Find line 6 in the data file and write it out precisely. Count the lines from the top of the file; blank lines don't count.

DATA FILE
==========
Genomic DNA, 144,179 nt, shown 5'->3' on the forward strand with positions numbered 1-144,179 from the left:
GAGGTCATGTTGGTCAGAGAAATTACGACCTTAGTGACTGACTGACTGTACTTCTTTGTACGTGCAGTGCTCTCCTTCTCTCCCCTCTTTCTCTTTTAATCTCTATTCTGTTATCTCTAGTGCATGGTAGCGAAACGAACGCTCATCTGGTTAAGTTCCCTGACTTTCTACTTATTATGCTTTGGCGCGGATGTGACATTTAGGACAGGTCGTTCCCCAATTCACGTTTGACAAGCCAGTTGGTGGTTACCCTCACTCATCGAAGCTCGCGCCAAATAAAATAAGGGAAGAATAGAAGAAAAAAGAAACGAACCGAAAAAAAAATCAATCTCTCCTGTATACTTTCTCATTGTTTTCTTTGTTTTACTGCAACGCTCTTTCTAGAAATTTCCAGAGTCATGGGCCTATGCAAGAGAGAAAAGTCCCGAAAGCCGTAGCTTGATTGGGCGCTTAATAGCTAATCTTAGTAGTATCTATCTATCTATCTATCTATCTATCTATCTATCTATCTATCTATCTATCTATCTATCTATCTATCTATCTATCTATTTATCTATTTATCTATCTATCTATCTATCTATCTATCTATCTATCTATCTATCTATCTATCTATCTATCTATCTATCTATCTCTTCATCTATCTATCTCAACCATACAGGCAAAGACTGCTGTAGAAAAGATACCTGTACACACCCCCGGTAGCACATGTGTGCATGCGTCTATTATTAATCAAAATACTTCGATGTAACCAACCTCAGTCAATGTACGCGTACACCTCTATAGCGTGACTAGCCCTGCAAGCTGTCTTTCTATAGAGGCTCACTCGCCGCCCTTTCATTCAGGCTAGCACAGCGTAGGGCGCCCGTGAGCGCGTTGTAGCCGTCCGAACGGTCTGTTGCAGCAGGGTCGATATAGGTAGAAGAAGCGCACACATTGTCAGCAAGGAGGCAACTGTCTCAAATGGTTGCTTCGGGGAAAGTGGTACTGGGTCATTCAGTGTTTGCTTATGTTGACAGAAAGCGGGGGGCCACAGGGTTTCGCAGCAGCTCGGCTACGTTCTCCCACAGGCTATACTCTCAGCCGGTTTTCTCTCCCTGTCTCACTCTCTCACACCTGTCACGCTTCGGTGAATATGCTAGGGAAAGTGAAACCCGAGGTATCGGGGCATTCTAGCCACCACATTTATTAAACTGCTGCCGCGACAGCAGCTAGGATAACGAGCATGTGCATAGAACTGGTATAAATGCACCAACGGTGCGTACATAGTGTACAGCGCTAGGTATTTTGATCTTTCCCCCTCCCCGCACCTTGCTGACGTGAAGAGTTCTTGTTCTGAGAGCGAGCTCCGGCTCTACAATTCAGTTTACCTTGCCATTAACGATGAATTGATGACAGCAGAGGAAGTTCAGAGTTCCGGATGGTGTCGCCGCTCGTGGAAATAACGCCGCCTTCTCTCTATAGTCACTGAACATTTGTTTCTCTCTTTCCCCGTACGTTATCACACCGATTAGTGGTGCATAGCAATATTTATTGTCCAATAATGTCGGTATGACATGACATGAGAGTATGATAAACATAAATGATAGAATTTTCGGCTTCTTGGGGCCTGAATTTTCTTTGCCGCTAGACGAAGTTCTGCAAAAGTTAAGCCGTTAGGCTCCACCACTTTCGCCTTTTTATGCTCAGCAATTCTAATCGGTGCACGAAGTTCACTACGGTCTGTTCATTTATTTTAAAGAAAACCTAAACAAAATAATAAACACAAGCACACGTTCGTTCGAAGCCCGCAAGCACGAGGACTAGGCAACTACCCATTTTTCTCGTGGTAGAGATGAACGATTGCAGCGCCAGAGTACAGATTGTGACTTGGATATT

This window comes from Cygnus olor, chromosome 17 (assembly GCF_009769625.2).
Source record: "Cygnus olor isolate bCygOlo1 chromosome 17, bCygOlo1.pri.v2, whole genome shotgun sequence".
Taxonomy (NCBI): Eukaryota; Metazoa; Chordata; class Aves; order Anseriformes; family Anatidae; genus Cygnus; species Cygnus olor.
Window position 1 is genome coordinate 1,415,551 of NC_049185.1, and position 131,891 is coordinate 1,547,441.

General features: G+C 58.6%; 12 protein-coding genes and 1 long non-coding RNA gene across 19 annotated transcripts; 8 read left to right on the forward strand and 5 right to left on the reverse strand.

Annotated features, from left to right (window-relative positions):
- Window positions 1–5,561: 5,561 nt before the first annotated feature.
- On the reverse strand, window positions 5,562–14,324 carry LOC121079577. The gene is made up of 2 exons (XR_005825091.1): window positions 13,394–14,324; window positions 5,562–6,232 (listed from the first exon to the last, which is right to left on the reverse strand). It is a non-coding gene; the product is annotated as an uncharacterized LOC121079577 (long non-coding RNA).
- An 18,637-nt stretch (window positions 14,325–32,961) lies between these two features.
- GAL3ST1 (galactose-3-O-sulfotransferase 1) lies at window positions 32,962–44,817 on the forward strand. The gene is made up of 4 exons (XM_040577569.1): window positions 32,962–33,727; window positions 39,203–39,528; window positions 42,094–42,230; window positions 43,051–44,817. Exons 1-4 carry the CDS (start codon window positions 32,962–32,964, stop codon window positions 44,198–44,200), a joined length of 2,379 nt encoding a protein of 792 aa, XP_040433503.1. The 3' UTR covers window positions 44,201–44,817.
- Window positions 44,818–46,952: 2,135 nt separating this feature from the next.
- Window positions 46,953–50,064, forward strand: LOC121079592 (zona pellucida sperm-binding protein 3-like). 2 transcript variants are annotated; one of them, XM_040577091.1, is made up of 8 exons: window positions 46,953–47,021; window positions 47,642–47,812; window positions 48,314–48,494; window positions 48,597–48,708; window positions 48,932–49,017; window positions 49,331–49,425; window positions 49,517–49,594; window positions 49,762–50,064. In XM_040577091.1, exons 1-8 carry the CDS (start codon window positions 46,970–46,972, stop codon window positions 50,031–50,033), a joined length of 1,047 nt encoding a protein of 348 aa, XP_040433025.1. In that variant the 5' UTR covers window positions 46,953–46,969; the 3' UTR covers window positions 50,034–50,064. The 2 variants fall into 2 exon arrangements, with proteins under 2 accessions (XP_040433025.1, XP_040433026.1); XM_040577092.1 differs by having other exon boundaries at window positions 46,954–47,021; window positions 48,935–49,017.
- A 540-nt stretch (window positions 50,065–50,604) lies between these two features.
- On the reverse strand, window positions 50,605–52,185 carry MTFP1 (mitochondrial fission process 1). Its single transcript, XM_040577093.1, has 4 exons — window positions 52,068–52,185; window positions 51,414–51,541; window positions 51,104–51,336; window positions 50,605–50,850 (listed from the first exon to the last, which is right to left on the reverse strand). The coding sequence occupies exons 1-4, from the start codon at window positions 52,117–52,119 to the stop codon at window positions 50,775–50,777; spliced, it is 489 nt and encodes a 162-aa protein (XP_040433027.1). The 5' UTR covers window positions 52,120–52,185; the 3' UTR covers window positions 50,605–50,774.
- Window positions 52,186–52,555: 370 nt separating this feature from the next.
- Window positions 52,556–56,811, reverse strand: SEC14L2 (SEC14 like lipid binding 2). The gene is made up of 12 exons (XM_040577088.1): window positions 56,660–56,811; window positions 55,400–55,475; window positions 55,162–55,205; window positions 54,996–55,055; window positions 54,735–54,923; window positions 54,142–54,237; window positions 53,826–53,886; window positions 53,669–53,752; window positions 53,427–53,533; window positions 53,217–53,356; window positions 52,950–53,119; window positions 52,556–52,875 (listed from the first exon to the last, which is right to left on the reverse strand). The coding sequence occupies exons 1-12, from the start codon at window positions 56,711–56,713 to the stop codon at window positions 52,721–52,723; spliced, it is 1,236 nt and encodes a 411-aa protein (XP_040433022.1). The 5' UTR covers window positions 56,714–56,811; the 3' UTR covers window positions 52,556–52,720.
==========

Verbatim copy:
Window position 1 is genome coordinate 1,415,551 of NC_049185.1, and position 131,891 is coordinate 1,547,441.